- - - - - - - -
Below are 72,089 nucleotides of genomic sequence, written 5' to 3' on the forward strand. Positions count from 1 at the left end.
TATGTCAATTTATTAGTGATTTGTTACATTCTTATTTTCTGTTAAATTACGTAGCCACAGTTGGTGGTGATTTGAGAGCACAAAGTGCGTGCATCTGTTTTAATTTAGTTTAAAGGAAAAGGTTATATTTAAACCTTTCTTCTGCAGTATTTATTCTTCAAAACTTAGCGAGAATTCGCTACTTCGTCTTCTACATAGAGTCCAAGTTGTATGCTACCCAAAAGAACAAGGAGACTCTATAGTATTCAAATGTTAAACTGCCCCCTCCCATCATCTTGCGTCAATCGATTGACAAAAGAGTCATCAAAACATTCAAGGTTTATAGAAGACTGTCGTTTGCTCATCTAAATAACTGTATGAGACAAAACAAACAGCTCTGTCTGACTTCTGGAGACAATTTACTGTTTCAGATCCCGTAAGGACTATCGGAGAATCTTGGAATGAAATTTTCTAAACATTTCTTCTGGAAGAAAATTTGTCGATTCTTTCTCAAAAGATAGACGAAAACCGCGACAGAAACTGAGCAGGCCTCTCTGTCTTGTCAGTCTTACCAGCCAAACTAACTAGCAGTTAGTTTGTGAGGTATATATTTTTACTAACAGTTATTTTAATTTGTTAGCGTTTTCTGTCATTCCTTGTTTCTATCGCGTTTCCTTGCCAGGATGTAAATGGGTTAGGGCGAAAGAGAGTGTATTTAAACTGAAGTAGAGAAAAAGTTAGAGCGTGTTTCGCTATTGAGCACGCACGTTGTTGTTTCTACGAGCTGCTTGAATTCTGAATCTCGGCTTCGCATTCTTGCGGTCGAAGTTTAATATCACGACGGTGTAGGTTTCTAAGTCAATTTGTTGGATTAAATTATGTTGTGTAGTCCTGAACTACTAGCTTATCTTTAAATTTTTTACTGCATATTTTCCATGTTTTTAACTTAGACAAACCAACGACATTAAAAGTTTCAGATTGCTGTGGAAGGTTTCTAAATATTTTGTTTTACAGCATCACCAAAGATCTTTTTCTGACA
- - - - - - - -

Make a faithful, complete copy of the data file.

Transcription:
Below are 72,089 nucleotides of genomic sequence, written 5' to 3' on the forward strand. Positions count from 1 at the left end.
TATGTCAATTTATTAGTGATTTGTTACATTCTTATTTTCTGTTAAATTACGTAGCCACAGTTGGTGGTGATTTGAGAGCACAAAGTGCGTGCATCTGTTTTAATTTAGTTTAAAGGAAAAGGTTATATTTAAACCTTTCTTCTGCAGTATTTATTCTTCAAAACTTAGCGAGAATTCGCTACTTCGTCTTCTACATAGAGTCCAAGTTGTATGCTACCCAAAAGAACAAGGAGACTCTATAGTATTCAAATGTTAAACTGCCCCCTCCCATCATCTTGCGTCAATCGATTGACAAAAGAGTCATCAAAACATTCAAGGTTTATAGAAGACTGTCGTTTGCTCATCTAAATAACTGTATGAGACAAAACAAACAGCTCTGTCTGACTTCTGGAGACAATTTACTGTTTCAGATCCCGTAAGGACTATCGGAGAATCTTGGAATGAAATTTTCTAAACATTTCTTCTGGAAGAAAATTTGTCGATTCTTTCTCAAAAGATAGACGAAAACCGCGACAGAAACTGAGCAGGCCTCTCTGTCTTGTCAGTCTTACCAGCCAAACTAACTAGCAGTTAGTTTGTGAGGTATATATTTTTACTAACAGTTATTTTAATTTGTTAGCGTTTTCTGTCATTCCTTGTTTCTATCGCGTTTCCTTGCCAGGATGTAAATGGGTTAGGGCGAAAGAGAGTGTATTTAAACTGAAGTAGAGAAAAAGTTAGAGCGTGTTTCGCTATTGAGCACGCACGTTGTTGTTTCTACGAGCTGCTTGAATTCTGAATCTCGGCTTCGCATTCTTGCGGTCGAAGTTTAATATCACGACGGTGTAGGTTTCTAAGTCAATTTGTTGGATTAAATTATGTTGTGTAGTCCTGAACTACTAGCTTATCTTTAAATTTTTTACTGCATATTTTCCATGTTTTTAACTTAGACAAACCAACGACATTAAAAGTTTCAGATTGCTGTGGAAGGTTTCTAAATATTTTGTTTTACAGCATCACCAAAGATCTTTTTCTGACA